***Some spoilers below***
As most of my readers know, I love classic films and even though this blog is focused on writing, creativity, and dreams, I can’t resist participating now and then in the odd film blogathon. And film is, after all, another creative art.
I’m a huge fan of Bette Davis. Her performances have always exceeded not only my expectations but those of the era in which they appear. Davis could sink her teeth into a role as few actresses then and now ever could, whether she was playing an evil bitch or an unattractive mouse or a glamour girl and her roles were always complex and conflicted even when the films themselves were more stereotypically Hollywood.
In the 1950’s, Davis played two roles that are considered some of her finest work of that period. What I find interesting about both is, in spite of Davis’ ability to play strong independent women, her characters in these films end up capitulating to the 1950’s idea that an ambitious and successful career woman couldn’t “have it all”. It was either a career or a husband and children, but not both, and films of the period made clear which was the “right decision” for women.
In the post-WWII era, the fear of nuclear war was very real in most people’s minds. The home became the place of refuge and comfort, much as it did during the Industrial Revolution in the 19th century. Men were back from the war and expected to take their place as the bread winners of the house once more. Rosie the Riveter was replace by images of women as housewives and mothers which appealed to the American public. Women were expected to take up these roles whether they would be happy in them or not. That many were not was such a prevalent but hidden state that feminist activist and writer Betty Friedan, in her book The Feminine Mystique, labeled it “the problem that has no name”. Although Friedan’s book was published in 1963, it’s no coincidence that her research in the late 1950’s led her to identify this problem.
Women did work outside the home, to be sure. But they were more welcomed into the workforce in positions considered “appropriate” for women, such as secretaries, teachers, and nurses. These were jobs and not careers. Why? Because the ideology of the time dictated the roles of wife and mother were a woman’s true calling and trying to juggle these with a profession outside the home was asking for trouble.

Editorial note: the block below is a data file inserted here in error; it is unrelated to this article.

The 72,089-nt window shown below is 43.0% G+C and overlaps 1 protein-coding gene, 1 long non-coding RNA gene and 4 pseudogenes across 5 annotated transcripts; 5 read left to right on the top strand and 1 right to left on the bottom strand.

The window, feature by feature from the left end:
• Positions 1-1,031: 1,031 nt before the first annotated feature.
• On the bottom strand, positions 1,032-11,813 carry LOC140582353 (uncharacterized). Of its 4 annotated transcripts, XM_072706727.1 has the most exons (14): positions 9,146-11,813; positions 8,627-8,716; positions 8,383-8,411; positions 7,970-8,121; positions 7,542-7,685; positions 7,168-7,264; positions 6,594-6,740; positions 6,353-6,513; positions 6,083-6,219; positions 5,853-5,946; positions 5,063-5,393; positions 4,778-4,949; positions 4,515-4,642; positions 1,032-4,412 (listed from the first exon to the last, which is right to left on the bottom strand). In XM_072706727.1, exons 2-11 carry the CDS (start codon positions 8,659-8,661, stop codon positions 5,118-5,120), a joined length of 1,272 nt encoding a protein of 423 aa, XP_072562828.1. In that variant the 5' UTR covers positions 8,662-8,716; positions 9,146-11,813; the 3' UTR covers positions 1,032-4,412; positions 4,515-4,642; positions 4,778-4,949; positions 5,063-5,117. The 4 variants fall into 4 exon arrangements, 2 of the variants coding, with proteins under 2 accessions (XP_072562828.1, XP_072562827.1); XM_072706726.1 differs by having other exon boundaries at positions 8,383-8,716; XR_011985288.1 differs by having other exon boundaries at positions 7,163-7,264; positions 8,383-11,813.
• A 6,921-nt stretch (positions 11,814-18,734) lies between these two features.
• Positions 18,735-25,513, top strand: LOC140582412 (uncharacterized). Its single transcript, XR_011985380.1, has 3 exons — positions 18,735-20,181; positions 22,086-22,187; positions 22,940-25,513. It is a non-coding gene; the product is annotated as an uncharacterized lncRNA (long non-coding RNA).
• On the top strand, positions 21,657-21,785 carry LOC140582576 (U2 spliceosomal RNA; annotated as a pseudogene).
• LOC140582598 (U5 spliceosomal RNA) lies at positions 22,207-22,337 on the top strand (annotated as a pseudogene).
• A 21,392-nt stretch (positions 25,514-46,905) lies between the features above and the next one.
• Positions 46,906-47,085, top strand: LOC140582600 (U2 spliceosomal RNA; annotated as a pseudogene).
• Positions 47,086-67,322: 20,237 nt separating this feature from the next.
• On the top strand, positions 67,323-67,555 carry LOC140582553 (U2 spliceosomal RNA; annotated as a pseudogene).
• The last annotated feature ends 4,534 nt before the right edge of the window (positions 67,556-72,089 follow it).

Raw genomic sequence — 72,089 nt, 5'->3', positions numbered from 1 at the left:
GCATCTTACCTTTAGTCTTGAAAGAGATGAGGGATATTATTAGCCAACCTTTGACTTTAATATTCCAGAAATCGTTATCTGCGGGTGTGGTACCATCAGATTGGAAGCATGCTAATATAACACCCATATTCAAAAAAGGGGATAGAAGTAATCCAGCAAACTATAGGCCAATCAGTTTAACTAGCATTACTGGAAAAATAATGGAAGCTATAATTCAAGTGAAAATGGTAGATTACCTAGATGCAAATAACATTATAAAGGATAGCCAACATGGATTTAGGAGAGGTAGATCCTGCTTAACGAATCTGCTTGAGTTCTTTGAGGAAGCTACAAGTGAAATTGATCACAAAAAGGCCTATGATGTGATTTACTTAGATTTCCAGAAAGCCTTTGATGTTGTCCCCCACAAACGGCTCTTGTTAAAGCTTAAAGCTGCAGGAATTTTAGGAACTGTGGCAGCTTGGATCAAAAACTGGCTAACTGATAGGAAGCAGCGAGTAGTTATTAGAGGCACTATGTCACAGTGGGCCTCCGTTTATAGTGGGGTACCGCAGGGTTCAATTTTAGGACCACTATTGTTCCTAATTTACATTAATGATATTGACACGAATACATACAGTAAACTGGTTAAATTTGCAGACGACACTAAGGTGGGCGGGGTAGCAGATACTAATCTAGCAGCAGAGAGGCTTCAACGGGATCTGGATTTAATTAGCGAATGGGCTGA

The choice between being a career woman or a wife and mother was portrayed in many films of the era and the “right” choice was always the latter. In addition, no matter how successful a woman was in her career, it was understood she would never be truly fulfilled and happy until she gave up that career for a family.
Although All About Eve has other themes besides Margo Channing’s (Bette Davis) dilemma about whether to go on being Margo Channing, great lady of the stage, or a wife to Bill Simpson (Gary Merril), her character revolves around this decision. Davis has now reached middle age and seems to have it all – a highly successful theater career, popularity within the theater crowd, and adoration from her director, Bill. And yet, Margo is not entirely fulfilled and her behavior towards others, especially other women, is sometimes nasty and downright vicious. Age is an obsession with Margo. Bill is younger than she is, but more than that, she has come to the point where she must decide whether she will continue playing younger roles on the stage until her glory fades away or chuck it all to marry Bill for a home and family.
A scene between Margo and her friend Karen Richards (Celeste Holm) illustrates her dilemma and 1950’s ideology regarding women with careers. Margo and Karen are stuck in a car that has run out of gas while Karen’s husband (Hugh Marlowe) has gone up the road to get help. Margo goes into a monologue about how much she loves Bill. She muses about what she gave up personally to become a theatrical success. These include such 1950’s virtues as femininity, softness, and helplessness, all the things that attract men into marriage. She declares her fabulous success on the stage has no meaning if she can’t have the man she loves and build a home for him.
A similar situation emerges in The Star. Here, Davis plays Margaret Elliot, a past screen goddess who now has to resort to auctioning off her possessions because she hasn’t had a film role in years. Although Margaret did have a family – she is divorced from her husband and has a teenage daughter (Natalie Wood) – the film makes clear she sacrificed the success of her marriage for her career.
Margaret is determined to rekindle her film career. Throughout the film, though, another alternative is open to her –marry a young actor-turned-seaman Jim Johannsen (Sterling Hayden) who wants to help her get back on her feet.
In one of the final scenes of the film, Margaret is at a party where a young director is pitching a role to her. The role he describes is that of a woman who chooses a career and must be made to see the light that her real place is in the home. This is her happiness and her destiny. As he is describing the role to her, Margaret puts herself in the role in her own mind. At the end of the film, she brings her daughter to Johannsen’s home and runs into his arms, having seen her true calling at last.
It’s the truth artistic mediums, such as literature, dance, and film sometimes mirror the beliefs of the time in which they were made. These two films are no exception. Both films reflected the idea that a woman could either be ambitious or feminine but not both at the same time.